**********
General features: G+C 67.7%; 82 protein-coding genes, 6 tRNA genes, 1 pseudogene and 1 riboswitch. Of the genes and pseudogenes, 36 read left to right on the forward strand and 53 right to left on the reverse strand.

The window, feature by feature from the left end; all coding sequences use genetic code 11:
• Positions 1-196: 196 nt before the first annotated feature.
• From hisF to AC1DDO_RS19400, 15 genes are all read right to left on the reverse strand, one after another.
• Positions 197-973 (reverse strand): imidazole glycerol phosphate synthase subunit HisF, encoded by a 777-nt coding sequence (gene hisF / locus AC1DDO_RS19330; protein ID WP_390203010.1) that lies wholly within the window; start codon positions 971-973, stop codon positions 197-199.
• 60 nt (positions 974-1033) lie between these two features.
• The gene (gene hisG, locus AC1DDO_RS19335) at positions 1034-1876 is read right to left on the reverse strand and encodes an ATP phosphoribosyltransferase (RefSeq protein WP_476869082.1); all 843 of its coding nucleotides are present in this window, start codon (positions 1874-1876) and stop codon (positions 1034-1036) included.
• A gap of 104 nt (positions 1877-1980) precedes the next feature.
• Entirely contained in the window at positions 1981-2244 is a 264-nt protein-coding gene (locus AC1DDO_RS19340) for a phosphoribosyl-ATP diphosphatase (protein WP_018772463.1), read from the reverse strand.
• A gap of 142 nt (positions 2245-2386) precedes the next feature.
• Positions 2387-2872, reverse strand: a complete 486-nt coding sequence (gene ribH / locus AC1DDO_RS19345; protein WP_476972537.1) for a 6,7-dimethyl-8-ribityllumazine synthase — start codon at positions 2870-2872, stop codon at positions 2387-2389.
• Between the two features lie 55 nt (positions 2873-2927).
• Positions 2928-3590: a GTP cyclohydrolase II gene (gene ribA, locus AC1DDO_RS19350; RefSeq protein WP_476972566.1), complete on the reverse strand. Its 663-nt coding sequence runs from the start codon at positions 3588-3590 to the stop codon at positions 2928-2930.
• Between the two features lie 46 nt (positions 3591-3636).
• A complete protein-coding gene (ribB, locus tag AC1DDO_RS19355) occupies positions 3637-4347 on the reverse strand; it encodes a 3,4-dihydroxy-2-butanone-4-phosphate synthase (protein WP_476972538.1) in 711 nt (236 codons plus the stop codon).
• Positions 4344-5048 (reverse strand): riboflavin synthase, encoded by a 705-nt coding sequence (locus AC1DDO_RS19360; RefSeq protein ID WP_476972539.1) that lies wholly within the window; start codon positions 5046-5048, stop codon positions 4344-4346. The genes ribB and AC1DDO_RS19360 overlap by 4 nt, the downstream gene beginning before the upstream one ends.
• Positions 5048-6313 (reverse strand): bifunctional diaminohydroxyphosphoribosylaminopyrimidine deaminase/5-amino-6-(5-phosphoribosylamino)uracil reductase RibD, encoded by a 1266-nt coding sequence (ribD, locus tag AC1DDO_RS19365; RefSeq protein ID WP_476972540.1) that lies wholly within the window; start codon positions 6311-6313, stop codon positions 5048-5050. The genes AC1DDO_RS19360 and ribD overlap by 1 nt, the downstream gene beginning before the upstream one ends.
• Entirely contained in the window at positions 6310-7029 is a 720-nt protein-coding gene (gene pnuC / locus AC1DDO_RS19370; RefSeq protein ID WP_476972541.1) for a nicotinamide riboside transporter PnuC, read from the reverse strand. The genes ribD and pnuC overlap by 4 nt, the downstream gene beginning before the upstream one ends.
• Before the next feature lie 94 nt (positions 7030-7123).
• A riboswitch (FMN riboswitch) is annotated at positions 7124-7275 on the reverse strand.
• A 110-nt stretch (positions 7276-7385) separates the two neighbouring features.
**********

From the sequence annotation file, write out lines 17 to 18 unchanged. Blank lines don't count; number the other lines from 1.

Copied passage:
• Positions 5048-6313 (reverse strand): bifunctional diaminohydroxyphosphoribosylaminopyrimidine deaminase/5-amino-6-(5-phosphoribosylamino)uracil reductase RibD, encoded by a 1266-nt coding sequence (ribD, locus tag AC1DDO_RS19365; RefSeq protein ID WP_476972540.1) that lies wholly within the window; start codon positions 6311-6313, stop codon positions 5048-5050. The genes AC1DDO_RS19360 and ribD overlap by 1 nt, the downstream gene beginning before the upstream one ends.
• Entirely contained in the window at positions 6310-7029 is a 720-nt protein-coding gene (gene pnuC / locus AC1DDO_RS19370; RefSeq protein ID WP_476972541.1) for a nicotinamide riboside transporter PnuC, read from the reverse strand. The genes ribD and pnuC overlap by 4 nt, the downstream gene beginning before the upstream one ends.